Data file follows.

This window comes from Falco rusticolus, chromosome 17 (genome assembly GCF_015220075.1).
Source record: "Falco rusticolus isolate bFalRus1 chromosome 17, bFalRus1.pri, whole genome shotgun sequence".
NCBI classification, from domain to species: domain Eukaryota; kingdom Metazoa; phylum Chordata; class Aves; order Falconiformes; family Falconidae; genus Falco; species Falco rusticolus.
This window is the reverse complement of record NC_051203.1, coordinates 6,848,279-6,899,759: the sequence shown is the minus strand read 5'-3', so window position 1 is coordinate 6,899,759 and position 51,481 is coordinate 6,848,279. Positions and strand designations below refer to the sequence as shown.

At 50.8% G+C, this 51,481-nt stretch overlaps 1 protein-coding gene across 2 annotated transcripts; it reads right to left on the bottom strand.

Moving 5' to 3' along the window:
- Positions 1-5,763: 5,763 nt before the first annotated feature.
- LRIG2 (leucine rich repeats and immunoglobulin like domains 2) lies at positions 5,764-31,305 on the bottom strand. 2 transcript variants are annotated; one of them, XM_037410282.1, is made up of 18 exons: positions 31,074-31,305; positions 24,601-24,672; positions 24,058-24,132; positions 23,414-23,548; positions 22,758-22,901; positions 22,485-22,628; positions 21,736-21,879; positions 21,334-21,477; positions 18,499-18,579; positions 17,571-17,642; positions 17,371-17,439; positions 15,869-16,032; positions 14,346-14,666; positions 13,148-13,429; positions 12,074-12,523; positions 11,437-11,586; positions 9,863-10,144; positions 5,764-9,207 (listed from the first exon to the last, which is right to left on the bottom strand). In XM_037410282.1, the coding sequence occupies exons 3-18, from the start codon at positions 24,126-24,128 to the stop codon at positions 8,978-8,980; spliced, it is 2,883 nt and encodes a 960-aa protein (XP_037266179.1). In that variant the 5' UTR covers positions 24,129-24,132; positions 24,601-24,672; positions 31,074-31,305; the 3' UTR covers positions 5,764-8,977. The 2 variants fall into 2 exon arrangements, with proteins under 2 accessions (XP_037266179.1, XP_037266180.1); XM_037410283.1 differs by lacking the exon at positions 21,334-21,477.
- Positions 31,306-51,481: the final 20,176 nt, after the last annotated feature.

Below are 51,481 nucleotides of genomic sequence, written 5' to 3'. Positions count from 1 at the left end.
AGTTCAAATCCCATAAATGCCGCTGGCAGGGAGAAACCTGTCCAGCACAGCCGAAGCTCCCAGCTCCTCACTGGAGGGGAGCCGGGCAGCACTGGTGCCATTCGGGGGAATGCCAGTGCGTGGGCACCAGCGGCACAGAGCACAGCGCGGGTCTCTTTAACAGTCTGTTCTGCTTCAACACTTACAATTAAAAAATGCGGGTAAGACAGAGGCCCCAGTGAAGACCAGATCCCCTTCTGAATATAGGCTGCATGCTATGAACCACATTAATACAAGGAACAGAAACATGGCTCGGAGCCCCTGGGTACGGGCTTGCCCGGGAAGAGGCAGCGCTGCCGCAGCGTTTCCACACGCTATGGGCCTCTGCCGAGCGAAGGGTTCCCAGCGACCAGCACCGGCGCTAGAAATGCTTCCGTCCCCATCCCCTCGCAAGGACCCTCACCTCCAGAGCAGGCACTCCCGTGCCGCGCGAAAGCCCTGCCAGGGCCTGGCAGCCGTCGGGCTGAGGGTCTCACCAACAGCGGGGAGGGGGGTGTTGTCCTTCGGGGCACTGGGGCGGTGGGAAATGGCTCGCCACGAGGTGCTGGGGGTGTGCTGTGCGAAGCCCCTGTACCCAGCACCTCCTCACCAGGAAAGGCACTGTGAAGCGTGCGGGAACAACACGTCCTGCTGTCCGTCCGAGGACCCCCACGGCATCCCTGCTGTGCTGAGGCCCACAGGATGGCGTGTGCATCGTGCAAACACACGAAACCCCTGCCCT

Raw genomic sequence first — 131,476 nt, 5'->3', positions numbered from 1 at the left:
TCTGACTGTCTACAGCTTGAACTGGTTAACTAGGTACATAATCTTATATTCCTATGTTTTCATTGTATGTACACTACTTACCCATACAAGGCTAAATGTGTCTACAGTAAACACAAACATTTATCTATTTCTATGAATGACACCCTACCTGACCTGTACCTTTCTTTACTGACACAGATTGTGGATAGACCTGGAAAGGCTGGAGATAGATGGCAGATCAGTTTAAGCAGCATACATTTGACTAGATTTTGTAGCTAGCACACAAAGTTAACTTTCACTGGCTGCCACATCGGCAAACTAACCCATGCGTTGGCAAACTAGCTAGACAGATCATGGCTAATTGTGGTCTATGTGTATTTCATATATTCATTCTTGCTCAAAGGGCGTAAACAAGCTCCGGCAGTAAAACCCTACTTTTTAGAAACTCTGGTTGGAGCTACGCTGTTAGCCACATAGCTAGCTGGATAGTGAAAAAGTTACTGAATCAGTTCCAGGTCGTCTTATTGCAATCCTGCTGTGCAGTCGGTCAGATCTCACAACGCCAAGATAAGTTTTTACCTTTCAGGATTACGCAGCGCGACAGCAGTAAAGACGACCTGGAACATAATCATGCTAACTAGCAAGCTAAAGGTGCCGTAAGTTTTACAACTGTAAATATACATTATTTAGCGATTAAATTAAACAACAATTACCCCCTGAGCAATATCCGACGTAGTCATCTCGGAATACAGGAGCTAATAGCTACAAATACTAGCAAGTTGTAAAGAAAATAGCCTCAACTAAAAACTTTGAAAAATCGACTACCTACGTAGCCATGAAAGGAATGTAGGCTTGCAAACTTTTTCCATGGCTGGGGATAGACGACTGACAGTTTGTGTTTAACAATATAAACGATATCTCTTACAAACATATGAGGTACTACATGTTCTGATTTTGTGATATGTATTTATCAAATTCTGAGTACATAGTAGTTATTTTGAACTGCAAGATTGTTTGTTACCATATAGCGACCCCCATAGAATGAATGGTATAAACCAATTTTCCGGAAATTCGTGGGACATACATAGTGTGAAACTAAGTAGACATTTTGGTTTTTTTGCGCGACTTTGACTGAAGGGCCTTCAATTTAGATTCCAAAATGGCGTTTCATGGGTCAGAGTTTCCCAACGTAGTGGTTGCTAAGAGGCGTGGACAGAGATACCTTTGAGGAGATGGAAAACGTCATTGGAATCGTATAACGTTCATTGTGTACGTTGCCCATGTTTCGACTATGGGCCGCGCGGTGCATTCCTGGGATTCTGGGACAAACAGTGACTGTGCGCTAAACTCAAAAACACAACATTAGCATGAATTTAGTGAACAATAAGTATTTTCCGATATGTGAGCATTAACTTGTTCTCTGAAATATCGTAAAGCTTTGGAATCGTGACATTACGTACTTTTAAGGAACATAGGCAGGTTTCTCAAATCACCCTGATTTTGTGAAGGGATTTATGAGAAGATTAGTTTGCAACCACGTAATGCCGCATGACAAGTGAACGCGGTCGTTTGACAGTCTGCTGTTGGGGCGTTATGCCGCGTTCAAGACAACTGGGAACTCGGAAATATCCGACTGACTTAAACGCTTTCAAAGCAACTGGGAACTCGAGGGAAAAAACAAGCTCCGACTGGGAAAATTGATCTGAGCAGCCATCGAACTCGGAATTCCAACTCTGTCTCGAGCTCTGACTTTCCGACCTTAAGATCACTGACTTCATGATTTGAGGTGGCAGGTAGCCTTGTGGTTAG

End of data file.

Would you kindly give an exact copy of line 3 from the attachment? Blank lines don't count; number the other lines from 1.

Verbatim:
NCBI classification, from domain to species: domain Eukaryota; kingdom Metazoa; phylum Chordata; class Aves; order Falconiformes; family Falconidae; genus Falco; species Falco rusticolus.